When browsing the App Store, we’ll often come across games (good or bad) that borrow their concepts from somewhere else. It’s harder to find games that do this and still manage to refine and evolve the concept into something more than a mere knock-off or rehash. Tank Hero is such a game, and part of what makes it stand out is its source material. And contrary to what images the title may conjure in your head, it has nothing to do with Guitar Hero.
Most games on the App Store that “borrow” concepts from other titles seem to do so from other App Store releases, or even fairly contemporary PC games– usually games that are just a few years old. But in the case of Tank Hero, the developers have gone back a whopping 35 years to reinvent a game that was released before a lot of us were even born.
Wooden block party.
Tank Hero is like a modern-day rebirth of the Tank game from Combat for the Atari 2600. But rather than fluff it up with modern amenities such as stories, characters, cutscenes, and the like, Tank Hero is incredibly simple.
The graphics are not as simple as the single-colored pixel outlines seen in Atari’s version, but instead they’re simple 3D models with shading and some lighting effects. And thankfully, there is actual music accompanying the gameplay, rather than Combat’s grating and constant tank tread-like sound effects.
Unlike the original, however, this game is not made for two players. As a result, the developers have managed to balance that factor out in a number of ways, including three game modes and 120 levels spread across two worlds, leaving plenty for one player to do.
Your job is to take control of a single green tank, and eliminate all other tanks found on relatively nondescript wood and brick battlefields. These battlefields consist of little more than barriers to navigate around in order to get a clear shot. The standard ammunition you’re equipped with borrows from Combat’s ability to bank your shots off the wall in order to hit an opponent, and doing so is quite fun. There are other types of munitions available as well, six in total, which include spreading shots, homing shots, and even some which can fire over the arena’s walls to score a hit.
There are also six types of opponents to face, each in different-colored tanks of their own. From the start, a new tank pops up about every five levels or so, making things a little more complicated. The initial blue tanks aren’t very strong or smart, and don’t do much unless you get into their line of sight, while the yellow tanks are a little less afraid of hunting you down. Then things get tricky with the red tanks, which not only require a full bombardment to kill, but will also fire over all of the field’s boundaries to kill you, leaving you no time to dawdle.
Like other iPhone games, you simply need to complete each level to proceed, but you can also earn bronze, silver, and gold medals for a particularly well-executed round. Factors in the campaign mode include your level score, accuracy rating, how much health you have, and your kill rating, which– incidentally– seems like an all-or-nothing score. In Time Trial, time is the key priority, which means you can take hits without penalty, so long as you don’t die and get the best time. The third mode, Survival, pits you against wave after wave of enemies, and gets brutal quickly.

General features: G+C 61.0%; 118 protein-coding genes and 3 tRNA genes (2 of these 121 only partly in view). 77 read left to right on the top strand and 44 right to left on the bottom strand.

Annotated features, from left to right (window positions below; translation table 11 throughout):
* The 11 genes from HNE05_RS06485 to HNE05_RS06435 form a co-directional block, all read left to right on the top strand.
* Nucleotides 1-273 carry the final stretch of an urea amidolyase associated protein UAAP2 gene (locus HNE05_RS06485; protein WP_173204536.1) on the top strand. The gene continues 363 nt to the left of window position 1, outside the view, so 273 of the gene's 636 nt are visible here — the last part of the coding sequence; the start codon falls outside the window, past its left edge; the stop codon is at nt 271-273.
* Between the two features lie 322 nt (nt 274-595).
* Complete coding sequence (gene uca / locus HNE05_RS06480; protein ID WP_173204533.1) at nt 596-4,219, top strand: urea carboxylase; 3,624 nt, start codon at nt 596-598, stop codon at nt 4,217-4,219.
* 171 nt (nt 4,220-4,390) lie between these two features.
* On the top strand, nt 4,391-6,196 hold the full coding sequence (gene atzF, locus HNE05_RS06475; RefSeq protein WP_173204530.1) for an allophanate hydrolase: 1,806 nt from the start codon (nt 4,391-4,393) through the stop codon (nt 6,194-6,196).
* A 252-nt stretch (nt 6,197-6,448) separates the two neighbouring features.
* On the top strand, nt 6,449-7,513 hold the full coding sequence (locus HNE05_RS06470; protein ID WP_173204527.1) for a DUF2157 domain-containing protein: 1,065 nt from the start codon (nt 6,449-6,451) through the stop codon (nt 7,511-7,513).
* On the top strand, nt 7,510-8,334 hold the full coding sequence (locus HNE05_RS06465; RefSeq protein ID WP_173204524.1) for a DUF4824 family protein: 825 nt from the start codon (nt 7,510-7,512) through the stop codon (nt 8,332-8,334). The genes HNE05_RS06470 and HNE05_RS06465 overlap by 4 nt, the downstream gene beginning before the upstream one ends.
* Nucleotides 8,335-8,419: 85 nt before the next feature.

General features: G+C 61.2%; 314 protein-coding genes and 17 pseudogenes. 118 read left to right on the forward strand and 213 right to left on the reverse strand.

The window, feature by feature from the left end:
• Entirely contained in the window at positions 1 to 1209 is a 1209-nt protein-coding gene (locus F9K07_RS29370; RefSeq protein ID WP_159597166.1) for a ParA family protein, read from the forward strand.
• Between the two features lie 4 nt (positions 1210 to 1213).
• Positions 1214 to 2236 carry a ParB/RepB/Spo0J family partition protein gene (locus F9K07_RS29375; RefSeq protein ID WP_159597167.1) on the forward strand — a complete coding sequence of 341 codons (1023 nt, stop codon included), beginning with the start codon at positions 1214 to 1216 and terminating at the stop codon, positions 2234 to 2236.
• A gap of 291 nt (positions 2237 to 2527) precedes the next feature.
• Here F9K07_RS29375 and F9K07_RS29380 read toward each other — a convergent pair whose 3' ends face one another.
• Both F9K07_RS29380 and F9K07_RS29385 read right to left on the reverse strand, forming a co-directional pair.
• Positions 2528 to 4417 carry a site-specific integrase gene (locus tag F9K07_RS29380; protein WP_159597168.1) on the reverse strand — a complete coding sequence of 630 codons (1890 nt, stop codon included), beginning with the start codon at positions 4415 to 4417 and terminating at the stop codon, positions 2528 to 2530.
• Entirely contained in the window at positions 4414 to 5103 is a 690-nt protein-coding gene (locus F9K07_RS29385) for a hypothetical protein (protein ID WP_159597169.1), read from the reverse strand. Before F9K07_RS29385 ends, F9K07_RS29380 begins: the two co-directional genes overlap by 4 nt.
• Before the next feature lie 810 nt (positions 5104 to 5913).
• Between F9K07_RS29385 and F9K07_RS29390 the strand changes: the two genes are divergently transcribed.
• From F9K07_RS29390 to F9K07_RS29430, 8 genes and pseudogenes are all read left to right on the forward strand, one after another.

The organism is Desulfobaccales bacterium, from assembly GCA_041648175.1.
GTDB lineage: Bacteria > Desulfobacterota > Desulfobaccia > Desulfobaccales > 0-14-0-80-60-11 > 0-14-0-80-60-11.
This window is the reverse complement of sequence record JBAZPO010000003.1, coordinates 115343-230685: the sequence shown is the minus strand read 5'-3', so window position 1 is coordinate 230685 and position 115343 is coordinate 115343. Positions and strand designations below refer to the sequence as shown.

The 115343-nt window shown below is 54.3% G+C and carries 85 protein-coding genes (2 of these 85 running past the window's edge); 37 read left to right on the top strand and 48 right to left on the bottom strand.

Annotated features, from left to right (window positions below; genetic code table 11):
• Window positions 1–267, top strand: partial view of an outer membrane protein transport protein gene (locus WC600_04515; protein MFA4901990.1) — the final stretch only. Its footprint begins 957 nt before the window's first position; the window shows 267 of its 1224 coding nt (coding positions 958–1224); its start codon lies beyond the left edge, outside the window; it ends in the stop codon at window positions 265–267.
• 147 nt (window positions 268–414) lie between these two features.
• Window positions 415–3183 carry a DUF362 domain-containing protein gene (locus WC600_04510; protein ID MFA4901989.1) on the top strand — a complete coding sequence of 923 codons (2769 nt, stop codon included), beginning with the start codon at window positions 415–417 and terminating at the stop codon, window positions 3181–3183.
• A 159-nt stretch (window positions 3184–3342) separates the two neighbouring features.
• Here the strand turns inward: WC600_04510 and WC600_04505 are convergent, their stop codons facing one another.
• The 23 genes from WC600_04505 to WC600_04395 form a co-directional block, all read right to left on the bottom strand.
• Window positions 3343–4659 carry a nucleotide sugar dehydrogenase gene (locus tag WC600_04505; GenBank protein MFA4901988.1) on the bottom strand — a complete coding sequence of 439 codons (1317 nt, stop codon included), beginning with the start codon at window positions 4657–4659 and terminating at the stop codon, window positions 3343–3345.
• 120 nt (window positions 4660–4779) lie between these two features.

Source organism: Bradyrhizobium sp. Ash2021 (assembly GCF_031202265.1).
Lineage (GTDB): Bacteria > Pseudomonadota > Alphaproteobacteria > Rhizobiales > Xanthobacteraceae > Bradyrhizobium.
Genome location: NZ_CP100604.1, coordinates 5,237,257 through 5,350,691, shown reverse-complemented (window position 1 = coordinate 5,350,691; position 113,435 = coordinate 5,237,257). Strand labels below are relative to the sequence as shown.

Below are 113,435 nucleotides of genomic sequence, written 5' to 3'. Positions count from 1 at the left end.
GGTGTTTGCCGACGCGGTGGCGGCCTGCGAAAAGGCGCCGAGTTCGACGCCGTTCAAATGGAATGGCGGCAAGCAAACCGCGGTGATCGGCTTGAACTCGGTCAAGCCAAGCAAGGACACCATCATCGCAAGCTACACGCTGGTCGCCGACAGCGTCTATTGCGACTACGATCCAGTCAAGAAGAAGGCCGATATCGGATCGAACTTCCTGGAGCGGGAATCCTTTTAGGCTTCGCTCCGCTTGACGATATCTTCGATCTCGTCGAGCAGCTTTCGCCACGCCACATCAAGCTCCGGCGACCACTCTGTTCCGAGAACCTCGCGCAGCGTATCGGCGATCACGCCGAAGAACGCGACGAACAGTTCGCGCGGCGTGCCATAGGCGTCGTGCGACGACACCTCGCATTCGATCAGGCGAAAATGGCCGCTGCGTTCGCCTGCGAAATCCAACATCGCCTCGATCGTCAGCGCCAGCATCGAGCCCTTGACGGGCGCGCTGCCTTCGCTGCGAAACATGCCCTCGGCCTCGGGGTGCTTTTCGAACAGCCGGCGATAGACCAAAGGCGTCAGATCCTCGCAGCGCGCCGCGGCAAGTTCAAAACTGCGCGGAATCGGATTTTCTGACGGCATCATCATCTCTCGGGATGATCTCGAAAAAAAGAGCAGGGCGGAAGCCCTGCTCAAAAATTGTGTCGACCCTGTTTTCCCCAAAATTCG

Bomberman’s home was devastated by the war.
Tank Hero offers three different methods of control. The first lets you move your tank with a virtual D-pad, and tap on the screen to direct your shots, plus you can choose whether the D-pad is on the left or right side of the screen. The second is “Swipe and Tap,” which has you swipe the screen along the path you want your tank to take, and tapping where you want to fire. You can also just hold your finger ahead of where you want the tank to go for continuous movement. And finally, in the closest approximation to the arcade original Tank game, there is a dual-stick option. Here, the left pad moves your tank, while the right controls where you aim, and tapping the center of the right pad fires your cannon.
The controls work well, at first. As the intensity increases and movements must be made quickly and precisely, you’ll soon find yourself covering parts of the screen that you need to see for whatever reason– enemies, shells, or even your own tank. And this is a problem across all three control types; Swipe and Tap mode will have your finger all over the place, while the D-pads are located at the bottom left and/or right of the screen, where you or enemies can be. And since there is no recovery time, you can lose all three of your hearts and wind up dead before you know it, especially in Survival Mode, where you start each wave in a different place, and tanks are everywhere.
Really, this is the most frustrating part of Tank Hero. It’s possible to get around, but after a certain point, it sometimes feels like luck plays a bigger role than skill. If you can get past that, then you’ll find it’s a good game. Otherwise, it feels like Tank Hero belongs on a platform where you’re not going to be obscuring your vision just by playing it.